Building an Ecosystem to Last

Ecosystems are changing the insurance industry – but will that change last?

Insurance ecosystems are groups of participants that work together to provide different services and products. For example, insurance carriers, payment processors, and policy administration system providers might create a partnership that is beneficial for all of the companies involved, as well as their customers.

The Potential Is Enormous – And We’re Just Getting Started

Thanks to ecosystems, companies can upgrade their digital tools, pivot in response to market changes and roll out new offerings – without having to develop everything in-house from the ground up. According to PwC, insurance ecosystems are upending the assumption that size is an advantage in the industry by giving smaller companies the chance to close the opportunity gap, and McKinsey says that ecosystems will generate $60 trillion in revenue by 2025.

Given the tremendous potential, it’s no wonder that “ecosystem” is the new buzzword in the insurance industry. Right now, companies are busy making partnerships and forming their own ecosystems. It’s an exciting time, but in the rush to seize this opportunity, there is a risk that the new ecosystems will be built on poor foundations. Careful consideration now may lead to ecosystems that have staying power.

Finding the Right Balance for Sustainable Ecosystems

The business term “ecosystem” is borrowed from the natural sciences, and there might be more that we can learn from the biological counterpart.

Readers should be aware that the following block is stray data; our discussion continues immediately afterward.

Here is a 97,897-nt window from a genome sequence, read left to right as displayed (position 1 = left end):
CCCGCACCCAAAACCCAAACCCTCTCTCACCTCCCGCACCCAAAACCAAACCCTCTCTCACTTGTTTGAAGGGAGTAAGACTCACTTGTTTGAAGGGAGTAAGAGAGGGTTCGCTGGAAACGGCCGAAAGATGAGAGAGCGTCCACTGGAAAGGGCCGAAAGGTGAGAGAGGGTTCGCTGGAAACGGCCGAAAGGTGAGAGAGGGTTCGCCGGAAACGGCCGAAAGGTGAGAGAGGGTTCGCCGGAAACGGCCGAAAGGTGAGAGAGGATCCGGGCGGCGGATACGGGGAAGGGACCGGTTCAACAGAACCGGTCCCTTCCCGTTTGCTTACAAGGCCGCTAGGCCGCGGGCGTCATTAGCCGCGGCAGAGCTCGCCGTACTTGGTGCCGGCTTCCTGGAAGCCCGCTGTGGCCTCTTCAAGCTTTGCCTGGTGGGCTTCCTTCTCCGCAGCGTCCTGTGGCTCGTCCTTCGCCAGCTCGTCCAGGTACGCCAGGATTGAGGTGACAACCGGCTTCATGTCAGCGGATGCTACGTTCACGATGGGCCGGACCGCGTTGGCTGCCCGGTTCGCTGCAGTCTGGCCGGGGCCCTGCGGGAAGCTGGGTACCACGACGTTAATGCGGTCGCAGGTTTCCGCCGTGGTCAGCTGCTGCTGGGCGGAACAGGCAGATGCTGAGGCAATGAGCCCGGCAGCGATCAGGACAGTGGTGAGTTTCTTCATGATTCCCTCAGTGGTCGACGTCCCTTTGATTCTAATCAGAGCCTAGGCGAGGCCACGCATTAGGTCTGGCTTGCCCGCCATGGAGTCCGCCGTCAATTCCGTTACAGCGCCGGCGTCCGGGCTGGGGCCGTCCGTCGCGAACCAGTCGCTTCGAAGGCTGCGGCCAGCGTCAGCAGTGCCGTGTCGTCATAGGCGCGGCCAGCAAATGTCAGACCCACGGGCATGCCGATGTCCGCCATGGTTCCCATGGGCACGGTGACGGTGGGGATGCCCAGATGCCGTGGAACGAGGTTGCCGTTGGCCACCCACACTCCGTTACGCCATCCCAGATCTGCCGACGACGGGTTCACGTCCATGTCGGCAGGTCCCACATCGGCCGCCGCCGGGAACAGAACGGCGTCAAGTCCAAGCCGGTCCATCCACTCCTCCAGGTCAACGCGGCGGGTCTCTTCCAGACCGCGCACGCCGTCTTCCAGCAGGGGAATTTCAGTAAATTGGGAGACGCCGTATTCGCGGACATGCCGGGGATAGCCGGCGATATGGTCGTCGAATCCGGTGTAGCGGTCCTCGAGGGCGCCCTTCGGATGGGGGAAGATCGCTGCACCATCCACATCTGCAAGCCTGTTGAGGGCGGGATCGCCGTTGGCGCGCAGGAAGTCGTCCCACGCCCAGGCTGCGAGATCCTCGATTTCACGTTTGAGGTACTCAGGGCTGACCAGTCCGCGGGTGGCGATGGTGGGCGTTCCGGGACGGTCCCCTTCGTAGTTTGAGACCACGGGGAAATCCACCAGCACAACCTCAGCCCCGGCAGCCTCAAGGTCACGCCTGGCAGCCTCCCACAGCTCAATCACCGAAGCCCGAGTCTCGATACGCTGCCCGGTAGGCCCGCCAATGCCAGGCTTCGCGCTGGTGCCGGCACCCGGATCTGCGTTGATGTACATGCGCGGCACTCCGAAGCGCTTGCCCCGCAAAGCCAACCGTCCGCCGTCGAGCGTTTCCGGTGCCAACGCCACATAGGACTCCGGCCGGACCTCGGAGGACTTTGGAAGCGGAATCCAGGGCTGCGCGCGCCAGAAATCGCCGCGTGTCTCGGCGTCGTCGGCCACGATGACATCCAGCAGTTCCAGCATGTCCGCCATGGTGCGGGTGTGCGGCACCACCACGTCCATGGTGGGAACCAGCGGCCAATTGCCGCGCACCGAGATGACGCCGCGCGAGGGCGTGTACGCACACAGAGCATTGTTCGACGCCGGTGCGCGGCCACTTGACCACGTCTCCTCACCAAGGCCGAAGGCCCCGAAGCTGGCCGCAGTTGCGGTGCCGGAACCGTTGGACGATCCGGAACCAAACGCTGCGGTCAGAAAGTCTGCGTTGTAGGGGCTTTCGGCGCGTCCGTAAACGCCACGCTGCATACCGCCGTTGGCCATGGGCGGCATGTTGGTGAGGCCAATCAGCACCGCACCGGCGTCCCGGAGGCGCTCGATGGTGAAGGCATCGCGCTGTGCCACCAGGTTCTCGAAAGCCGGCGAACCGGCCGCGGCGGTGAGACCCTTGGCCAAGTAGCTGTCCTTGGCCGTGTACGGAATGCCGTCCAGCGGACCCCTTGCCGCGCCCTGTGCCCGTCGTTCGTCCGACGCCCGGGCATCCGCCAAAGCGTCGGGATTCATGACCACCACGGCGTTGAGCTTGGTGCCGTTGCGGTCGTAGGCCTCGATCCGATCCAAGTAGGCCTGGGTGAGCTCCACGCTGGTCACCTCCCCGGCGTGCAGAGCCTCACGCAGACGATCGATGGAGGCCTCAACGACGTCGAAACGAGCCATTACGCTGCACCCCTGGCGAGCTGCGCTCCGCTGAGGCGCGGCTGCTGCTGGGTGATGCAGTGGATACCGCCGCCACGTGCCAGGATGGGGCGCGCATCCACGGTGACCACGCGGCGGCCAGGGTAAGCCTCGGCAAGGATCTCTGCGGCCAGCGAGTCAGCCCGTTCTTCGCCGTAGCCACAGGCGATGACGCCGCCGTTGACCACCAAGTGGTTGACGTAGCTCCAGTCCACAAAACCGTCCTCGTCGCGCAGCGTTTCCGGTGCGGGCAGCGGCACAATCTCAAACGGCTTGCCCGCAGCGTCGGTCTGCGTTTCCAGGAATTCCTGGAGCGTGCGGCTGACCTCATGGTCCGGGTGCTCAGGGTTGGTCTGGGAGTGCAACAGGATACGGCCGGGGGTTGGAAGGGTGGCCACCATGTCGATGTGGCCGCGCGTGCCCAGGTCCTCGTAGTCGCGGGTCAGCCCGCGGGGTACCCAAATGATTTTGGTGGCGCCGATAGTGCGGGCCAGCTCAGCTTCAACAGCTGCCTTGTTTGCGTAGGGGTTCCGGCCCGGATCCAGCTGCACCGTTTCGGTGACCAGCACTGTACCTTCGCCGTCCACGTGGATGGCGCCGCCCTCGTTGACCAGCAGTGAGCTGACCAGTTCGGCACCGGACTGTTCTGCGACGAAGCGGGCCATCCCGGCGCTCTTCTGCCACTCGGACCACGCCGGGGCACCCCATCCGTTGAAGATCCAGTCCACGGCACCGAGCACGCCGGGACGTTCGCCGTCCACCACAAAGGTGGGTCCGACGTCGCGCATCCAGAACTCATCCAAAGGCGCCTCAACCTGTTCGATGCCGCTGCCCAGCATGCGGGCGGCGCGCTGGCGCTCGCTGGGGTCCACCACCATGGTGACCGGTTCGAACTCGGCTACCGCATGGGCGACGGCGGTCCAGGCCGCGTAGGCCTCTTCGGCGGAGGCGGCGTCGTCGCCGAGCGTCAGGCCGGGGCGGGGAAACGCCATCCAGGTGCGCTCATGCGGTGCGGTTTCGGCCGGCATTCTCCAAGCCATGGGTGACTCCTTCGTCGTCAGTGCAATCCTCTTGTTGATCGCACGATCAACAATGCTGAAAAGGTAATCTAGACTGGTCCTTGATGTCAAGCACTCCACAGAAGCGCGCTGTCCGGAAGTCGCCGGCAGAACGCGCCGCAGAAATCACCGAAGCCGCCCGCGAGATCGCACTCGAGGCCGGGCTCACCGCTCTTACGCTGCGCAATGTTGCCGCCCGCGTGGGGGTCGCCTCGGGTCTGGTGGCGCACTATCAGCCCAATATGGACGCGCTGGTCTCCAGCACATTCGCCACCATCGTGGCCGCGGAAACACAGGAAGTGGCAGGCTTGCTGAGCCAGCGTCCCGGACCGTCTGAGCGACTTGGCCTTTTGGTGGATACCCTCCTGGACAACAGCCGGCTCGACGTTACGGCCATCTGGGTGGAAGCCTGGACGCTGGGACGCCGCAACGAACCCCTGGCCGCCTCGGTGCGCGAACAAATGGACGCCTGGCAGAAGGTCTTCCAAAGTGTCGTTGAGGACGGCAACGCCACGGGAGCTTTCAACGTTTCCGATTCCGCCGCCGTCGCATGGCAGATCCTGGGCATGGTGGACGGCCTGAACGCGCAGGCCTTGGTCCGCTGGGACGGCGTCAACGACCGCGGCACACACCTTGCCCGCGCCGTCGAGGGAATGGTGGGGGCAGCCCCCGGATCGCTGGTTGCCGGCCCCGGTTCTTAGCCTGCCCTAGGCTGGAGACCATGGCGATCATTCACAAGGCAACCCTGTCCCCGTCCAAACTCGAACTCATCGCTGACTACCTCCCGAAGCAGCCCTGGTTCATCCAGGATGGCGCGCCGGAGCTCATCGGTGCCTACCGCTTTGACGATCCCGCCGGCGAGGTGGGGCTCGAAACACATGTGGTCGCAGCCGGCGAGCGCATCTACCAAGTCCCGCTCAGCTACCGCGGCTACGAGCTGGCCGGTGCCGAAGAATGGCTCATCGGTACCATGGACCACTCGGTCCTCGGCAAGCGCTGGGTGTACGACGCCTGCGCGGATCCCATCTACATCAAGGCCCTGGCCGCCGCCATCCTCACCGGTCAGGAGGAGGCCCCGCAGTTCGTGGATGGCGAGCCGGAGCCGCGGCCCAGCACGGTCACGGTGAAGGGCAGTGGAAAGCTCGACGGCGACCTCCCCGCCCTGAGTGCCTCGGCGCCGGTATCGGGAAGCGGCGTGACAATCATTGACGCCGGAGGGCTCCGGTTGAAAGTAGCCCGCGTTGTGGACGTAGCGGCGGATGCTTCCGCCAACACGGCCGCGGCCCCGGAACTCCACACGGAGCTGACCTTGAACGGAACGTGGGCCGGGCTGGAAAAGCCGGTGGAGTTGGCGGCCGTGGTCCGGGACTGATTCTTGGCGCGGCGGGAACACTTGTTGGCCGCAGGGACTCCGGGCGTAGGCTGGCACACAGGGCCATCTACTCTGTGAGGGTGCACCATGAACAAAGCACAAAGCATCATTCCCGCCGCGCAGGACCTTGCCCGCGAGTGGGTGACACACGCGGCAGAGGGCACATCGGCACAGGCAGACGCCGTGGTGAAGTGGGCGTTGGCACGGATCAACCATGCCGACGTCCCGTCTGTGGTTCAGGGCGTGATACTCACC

An ecosystem is comprised of a physical environment and the plants, animals and other organisms that interact there. They’re all linked, so when one part of the ecosystem suffers, the rest of it may suffer as well. The same may be true for an insurance ecosystem. When selecting the partners for an insurance ecosystem, you need to make sure you’re selecting strong partners.

An ecosystem also needs variety. You can’t have a biological ecosystem that consists solely of apex predators, for example. You need everything – land, water, insects, plants, and so on. Likewise, an insurance ecosystem can’t just consist of carriers. It needs various insurtech companies that provide a wide range of services and meet various needs.

The Customer’s Point of View

Biological ecosystems and insurance ecosystems have a lot in common, but no analogy is perfect. Unlike biological ecosystems, insurance ecosystems exist to serve a purpose. More specifically, they exist to serve a customer.

To build ecosystems that last, think about the environment from the customer’s perspective. Does the ecosystem meet the customer’s needs and make the customer’s life better? Focusing on this question will help companies create ecosystems that provide true value. This, in turn, can lead to ecosystems that have staying power.

So, what do your customers want? Speed and convenience. User-friendly digital tools. The freedom to pick the channels and options they prefer. In short, they want things that make their life easier and their insurance experience hassle free.

The Business Point of View

The insurance customer’s perspective matters, but there’s another viewpoint to consider: the company’s. For an ecosystem to last, it also has to meet the needs of the various partners. In general, this will mean that the ecosystem helps companies seize opportunity and grow – without becoming a drain on resources.

This is a time of substantial transformation in the insurance industry, and major changes require caution. At the same time, this is a period of incredible opportunity. Ecosystems appear to be the way of the future – and the future is arriving at breakneck speed.

Here at Insuresoft, we have carefully curated an ecosystem of strong, stable partners to serve insurers and their policyholders efficiently. Schedule a demo to learn more about how the Insuresoft ecosystem can benefit you.